Devolve powers to the 13 states
Should power be concentrated in the hands of an all-powerful planner, or should it be ceded to the very people affected by its conclusions?
A recurring theme in world politics, we have seen this debate take place in the United Kingdom (UK) – with both the Scottish and Brexit referendums. In both cases, decentralisation of power took place.
In Scotland, the power to tax, spend and legislate as an independent country was largely given back to the Scots – though they decided to maintain traditional and governmental ties with the UK.
In the case of Brexit, Great Britain finally cut loose her political ties to the European Union, or as the president of the EU, Jean Claude-Juncker, would prefer, the European Superstate.
Years after giving Malaysia and many other Commonwealth nations our independence, Britain has finally regained her sovereignty.
No longer will she be subject to the vast bureaucracy of the EU. No longer will unrepresentative regulations and policies made in Brussels become official law in the UK. No longer will powers be ceded to an out-of-touch body that is the EU.
Decentralisation occurred in the United Kingdom for the same reason it takes place anywhere else — and it is that people are different.
The Englishman in Canterbury has very different views and opinions when compared to the average Slovakian.
In the same way, the devout Muslim in Kelantan has very little in common with the vaping hipster in Kuala Lumpur. That is, of course, excluding the fact that we share the same nation, language, culture, and King — factors that make a nation-state.
However, the values, moral conduct and policy prescriptions of people in different states are likely to be quite different.
Due to the overarching power of the Executive Branch, however, decisions affecting every single Malaysian are usually made in one swift unanimous blow, never considering the different concerns and worldviews of people who have very little in common.
Lest we forget, the full name of our nation is Persekutuan Malaysia, or the Federation of Malaysia.
Our founding fathers established Malaysia using the principle of federalism — that this nation was meant to be a voluntary union of 13 different, self-governing, independent states.
Putrajaya’s power thus is derived directly from the fact that these states formed this union. In other words, the states make the Federal Government — and not the other way around.
Indeed, our original Constitution edicts a bicameral national legislature so as to ensure that both the concerns of common Malaysians (in the Dewan Rakyat) as well as our 13 distinct states (in the Dewan Negara) were taken into consideration.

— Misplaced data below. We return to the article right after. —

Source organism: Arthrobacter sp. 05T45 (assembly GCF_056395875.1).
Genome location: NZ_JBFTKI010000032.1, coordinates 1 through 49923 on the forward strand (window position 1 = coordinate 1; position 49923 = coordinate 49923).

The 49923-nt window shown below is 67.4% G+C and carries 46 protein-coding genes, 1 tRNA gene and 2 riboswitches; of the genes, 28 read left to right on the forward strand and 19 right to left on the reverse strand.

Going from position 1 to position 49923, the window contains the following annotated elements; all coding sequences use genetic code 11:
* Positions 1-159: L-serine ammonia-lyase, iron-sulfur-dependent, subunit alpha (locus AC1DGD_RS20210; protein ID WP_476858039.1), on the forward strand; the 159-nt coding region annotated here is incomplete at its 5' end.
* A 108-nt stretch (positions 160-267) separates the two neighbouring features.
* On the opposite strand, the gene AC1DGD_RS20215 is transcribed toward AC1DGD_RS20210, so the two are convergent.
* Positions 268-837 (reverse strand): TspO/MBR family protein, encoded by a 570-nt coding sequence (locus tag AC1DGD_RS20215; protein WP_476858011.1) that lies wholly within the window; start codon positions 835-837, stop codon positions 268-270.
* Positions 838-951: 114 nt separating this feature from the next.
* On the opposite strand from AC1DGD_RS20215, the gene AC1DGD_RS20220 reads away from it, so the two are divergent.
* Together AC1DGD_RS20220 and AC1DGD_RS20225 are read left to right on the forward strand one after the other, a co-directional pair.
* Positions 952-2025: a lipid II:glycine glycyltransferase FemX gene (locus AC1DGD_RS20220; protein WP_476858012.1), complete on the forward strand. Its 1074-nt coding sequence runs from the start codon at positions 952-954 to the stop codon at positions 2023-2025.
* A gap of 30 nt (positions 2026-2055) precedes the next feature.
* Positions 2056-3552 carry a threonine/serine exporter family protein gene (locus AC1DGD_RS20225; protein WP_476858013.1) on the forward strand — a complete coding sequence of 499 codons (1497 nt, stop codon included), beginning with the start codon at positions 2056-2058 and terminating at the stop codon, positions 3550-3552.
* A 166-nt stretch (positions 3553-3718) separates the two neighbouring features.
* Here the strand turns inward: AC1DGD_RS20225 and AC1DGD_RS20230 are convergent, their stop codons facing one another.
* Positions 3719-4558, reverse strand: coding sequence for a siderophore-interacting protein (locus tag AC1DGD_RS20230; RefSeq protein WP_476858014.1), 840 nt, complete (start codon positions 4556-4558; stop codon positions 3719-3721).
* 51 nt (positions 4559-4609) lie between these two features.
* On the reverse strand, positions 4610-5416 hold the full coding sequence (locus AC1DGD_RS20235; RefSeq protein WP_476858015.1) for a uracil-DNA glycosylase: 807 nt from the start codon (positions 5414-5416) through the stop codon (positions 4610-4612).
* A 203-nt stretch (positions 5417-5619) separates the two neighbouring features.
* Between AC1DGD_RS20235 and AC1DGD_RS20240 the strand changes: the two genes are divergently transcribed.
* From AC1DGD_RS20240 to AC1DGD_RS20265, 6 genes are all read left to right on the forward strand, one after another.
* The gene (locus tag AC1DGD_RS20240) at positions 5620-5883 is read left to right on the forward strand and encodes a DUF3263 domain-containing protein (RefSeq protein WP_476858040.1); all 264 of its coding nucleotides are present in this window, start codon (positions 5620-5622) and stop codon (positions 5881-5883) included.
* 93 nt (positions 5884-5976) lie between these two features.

The Dewan Negara, or Senate in English, was supposed to function the same way that the Senate in the United States Congress functions, i.e., to protect the rights and concerns of the respective states in our country.
This was before the unfortunate reforms that allowed the Executive to elect a majority of Senators. The reforms bore the unintended consequence of having a placid Dewan Negara that essentially acts as a rubber stamp for the government of the day.
The words of former Lord President of the Supreme Court, Mohamed Suffian, ring true today: “contrary to the spirit of the original Constitution which established the Dewan Negara specially as a body to protect in the federal Parliament, state interests against federal encroachments”.
And since then, federal encroachments have all but ravaged federalism in Malaysia, year after year, decade after decade.
Instead of acting as federations usually do, our country now prefers a power structure resembling a unitary centralised state – where Putrajaya makes decisions on behalf of very different societies, states, communities and individuals.
Instead of giving people the tools to resolve their own problems through their own means, the Federal Government has taken the role of a nanny that assumes she knows best.
The fact is that they don’t — no one in the world has that knowledge.
Friedrich Hayek’s description of the “curious task of economics”, which is “to demonstrate to men how little they really know about what they imagine they can design”, is something that I recommend both the Executive and Legislative branches of the Federal Government take into consideration before embarking on their huge projects and policy plans.
Different communities have different views, and different states will naturally want different sorts of policies.
With decentralisation, these different states will be allowed to compete with one another in the marketplace of policymaking, ensuring efficiency and innovation in governing their various governments.
My philosophical view is that the state governments, and all governments, should allow laissez-faire to prevail, as it is the best antidote to poverty besides being the fundamental pillar of prosperity.
I would even go one step further — not only do I think that many of the powers the Federal Government currently wields should be devolved to the 13 states, I think that local councils, civil society, and individuals can make many of these decisions themselves.
Too often is the reaction to a problem “The government should do something about this”, instead of “What can I do about this?”
In other words, we are ourselves best equipped at solving our own problems. It is only when we democratically decide that we want less government in our lives will the Executive ever begin to think about ceding its powers.
The Federal Government owes you nothing except your liberty, justice and national security.
Syed Emir Ashman is an intern with the Institute for Democracy and Economic Affairs (Ideas).
Source: FMT News. Date: August 29, 2016